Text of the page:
UN Member States welcomed the recognition of food security challenges made at the UN Conference on Sustainable Development (UNCSD, or Rio+20), and called for incorporating food security into the post-2015 development agenda.
Speakers also highlighted climate change, price volatility and other challenges.
5 November 2012: In meetings of the UN General Assembly’s (UNGA) Second Committee, Member States called for increased efforts to address agriculture and food security in the international development agenda, stressing that climate change exacerbates food security concerns.
Nikhil Seth, UN Department of Economic and Social Affairs (DESA), introduced two documents of the UN Secretary-General – his report on agricultural development and food security (A/67/294), and his note on the Committee on World Food Security (CFS) of the Food and Agriculture Organization of the UN (FAO) (A/67/86–E/2012/71). Seth noted connections between agriculture and energy policies, emphasizing that biofuel use should not increase food prices or decrease food availability, and calling for attention to the nexus of climate change, energy, food and water.
Many speakers identified food security as a national priority. The Group of 77 and China (G77/China) urged increased international, regional and national efforts to address agriculture and food security. The Caribbean Community (CARICOM) highlighted regional policies to boost Caribbean agriculture through sustainable agriculture and tackling hunger among the most vulnerable, while noting challenges posed by food imports and natural disasters. Benin suggested that lack of financial support contributed to difficulties in tackling hunger, and welcomed initiatives supporting least developed countries (LDCs) in addressing agriculture, food security and nutrition. Bolivia looked forward to the launch of the International Year of Quinoa in December.
Many speakers welcomed the affirmations on reducing hunger and recognizing food security within sustainable development at the UN Conference on Sustainable Development (UNCSD, or Rio+20). Several supported the “Zero Hunger Challenge,” launched by the UN Secretary-General at Rio+20. Brazil said the Rio+20 Outcome Document recommends focusing on rural areas in developing countries, where hunger and malnutrition are prevalent. The G77/China said reducing hunger was critical to achieving the Millennium Development Goals (MDGs). Nigeria said agriculture and food security are fundamental in achieving the MDGs, and urged assistance for developing countries to achieve these goals.
Some speakers called for incorporating food security into the post-2015 development agenda, including the G77/China, Egypt, Myanmar, Nepal and the Russian Federation. Canada said the role of women in sustainable agricultural development should be a top priority for the post-2015 agenda. Others also stressed attention to gender dimensions of sustainable agriculture, and recommended policies specifically targeting women.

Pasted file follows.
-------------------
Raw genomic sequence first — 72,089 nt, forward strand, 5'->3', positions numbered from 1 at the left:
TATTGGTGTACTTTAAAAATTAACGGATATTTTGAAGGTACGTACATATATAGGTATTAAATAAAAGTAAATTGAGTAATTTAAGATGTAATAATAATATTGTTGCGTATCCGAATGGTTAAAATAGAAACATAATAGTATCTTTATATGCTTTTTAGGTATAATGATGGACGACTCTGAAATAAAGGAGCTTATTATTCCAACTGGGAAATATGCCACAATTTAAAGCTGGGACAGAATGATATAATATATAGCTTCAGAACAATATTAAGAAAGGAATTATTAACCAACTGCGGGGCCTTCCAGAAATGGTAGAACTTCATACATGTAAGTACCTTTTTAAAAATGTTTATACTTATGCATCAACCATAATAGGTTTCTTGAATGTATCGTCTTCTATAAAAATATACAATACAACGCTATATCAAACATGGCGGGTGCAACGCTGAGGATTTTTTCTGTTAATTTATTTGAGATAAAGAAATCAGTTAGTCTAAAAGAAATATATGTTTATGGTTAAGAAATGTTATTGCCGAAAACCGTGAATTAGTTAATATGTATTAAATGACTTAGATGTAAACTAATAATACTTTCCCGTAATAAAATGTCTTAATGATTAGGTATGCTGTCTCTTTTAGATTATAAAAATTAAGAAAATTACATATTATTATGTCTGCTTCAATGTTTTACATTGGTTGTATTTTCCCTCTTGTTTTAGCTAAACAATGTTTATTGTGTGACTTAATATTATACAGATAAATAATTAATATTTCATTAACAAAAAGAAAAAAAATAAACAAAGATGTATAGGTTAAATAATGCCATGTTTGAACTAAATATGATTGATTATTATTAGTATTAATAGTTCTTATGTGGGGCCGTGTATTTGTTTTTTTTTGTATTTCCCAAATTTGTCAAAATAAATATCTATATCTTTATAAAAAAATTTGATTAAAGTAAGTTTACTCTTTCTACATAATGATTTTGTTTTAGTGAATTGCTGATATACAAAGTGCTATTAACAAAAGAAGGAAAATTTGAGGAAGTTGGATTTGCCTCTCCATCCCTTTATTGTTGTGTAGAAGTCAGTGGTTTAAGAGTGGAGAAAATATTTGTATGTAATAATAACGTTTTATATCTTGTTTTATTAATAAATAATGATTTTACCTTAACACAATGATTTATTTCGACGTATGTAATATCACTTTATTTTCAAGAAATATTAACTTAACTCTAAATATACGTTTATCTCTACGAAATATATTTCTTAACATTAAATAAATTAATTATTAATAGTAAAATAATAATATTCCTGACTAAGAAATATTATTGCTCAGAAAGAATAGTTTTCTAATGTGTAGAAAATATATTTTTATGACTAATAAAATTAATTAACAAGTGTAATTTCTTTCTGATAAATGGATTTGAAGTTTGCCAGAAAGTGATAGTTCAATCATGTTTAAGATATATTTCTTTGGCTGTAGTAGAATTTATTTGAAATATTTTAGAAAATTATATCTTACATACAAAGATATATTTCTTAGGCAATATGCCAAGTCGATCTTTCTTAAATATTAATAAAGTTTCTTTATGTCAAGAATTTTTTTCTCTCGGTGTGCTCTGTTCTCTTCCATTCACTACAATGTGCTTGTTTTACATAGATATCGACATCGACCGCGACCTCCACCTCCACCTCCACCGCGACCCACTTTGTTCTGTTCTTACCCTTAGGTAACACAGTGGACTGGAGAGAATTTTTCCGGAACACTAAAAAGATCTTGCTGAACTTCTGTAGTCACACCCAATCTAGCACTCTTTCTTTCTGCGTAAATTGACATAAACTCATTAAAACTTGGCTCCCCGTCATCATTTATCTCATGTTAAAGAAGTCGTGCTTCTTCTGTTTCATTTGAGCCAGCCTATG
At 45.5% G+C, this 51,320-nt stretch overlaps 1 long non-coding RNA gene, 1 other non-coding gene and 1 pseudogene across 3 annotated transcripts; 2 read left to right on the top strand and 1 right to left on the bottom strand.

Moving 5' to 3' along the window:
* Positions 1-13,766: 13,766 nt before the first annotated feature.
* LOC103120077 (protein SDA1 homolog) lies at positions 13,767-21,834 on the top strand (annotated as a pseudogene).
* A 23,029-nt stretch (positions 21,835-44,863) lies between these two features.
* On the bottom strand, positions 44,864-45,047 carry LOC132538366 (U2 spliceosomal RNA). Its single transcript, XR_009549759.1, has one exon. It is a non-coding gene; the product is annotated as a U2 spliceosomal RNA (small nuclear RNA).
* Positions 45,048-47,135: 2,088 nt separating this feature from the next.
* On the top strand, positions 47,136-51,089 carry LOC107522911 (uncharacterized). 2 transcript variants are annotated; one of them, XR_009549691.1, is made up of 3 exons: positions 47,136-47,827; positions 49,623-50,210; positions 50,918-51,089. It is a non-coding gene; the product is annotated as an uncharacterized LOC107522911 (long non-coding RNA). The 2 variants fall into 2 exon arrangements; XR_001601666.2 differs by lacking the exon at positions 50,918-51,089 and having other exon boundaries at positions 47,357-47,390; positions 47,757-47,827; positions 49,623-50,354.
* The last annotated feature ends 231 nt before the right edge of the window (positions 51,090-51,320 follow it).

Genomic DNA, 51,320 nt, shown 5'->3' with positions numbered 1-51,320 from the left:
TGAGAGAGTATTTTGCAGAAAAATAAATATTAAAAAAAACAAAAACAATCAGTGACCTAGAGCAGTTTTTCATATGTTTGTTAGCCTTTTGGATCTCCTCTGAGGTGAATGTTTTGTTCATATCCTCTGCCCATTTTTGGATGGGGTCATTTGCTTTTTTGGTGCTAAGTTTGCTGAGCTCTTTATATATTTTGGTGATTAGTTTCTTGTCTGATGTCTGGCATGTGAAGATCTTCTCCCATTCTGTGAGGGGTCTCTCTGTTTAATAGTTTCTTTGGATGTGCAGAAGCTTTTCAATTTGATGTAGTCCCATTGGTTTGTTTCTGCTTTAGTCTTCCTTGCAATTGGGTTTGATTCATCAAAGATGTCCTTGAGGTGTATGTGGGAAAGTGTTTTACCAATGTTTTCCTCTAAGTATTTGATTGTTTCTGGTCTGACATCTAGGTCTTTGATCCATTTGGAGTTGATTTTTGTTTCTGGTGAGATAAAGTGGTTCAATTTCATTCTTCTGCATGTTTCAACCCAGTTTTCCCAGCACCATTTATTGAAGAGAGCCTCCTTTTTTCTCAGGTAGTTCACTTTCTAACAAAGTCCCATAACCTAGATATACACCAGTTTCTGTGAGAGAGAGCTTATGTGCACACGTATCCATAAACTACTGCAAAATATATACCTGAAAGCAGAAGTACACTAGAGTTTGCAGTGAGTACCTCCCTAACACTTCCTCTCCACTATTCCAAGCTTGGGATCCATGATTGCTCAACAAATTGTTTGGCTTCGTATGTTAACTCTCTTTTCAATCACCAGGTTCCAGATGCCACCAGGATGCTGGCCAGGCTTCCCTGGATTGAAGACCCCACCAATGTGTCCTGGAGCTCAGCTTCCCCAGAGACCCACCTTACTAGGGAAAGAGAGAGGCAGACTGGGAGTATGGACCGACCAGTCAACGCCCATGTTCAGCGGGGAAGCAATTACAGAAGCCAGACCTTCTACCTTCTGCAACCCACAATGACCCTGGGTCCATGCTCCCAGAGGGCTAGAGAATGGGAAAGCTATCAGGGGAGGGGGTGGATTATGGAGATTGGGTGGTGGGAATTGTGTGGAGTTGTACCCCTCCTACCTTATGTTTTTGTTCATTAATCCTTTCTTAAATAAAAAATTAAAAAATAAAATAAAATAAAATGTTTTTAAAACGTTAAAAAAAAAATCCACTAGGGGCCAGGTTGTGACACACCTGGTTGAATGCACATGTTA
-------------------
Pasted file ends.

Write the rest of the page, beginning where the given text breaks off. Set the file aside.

Many speakers stressed the impacts of climate change, including climate-induced desertification, droughts, land degradation and natural disasters, which exacerbate food security challenges. The Association of Southeast Asian Nations (ASEAN) called for continued efforts on food security within the context of climate change, natural disasters and natural resources management. New Zealand highlighted the Global Research Alliance on Agricultural Greenhouse Gases, which aims to increase food production without increasing greenhouse gas (GHG) emissions. He also noted the effects of climate change on oceans and the availability of fish stocks. Ukraine highlighted the mitigation potential of agricultural development and land management.
The EU encouraged implementation of Voluntary Guidelines on Responsible Governance of Tenure of Land, Fisheries and Forests. Chile welcomed the Guidelines, saying they would contribute to achieving food security and integrating the three pillars of sustainable development.
The UN Secretary-General’s report on agricultural development and food security examines the challenges of achieving food and nutrition security, and provides an update on implementing sustainable agricultural policies and practices. It calls for, inter alia: growth in climate resistant agriculture; improvements in agricultural productivity, agricultural trade and food system diversity; and improvements to early warning systems. The note on the CFS describes, inter alia: the Committee’s reforms; food price volatility; the development of the voluntary Guidelines; a global strategic framework on food security and nutrition; and principles for responsible agricultural investments. [UNGA Press Release, 1 November] [UNGA Press Release, 5 November] [Publication: Agriculture Development and Food Security: Report of the Secretary-General] [Publication: Report on the main decisions and policy recommendations of the Committee on World Food Security: Note by the Secretary-General]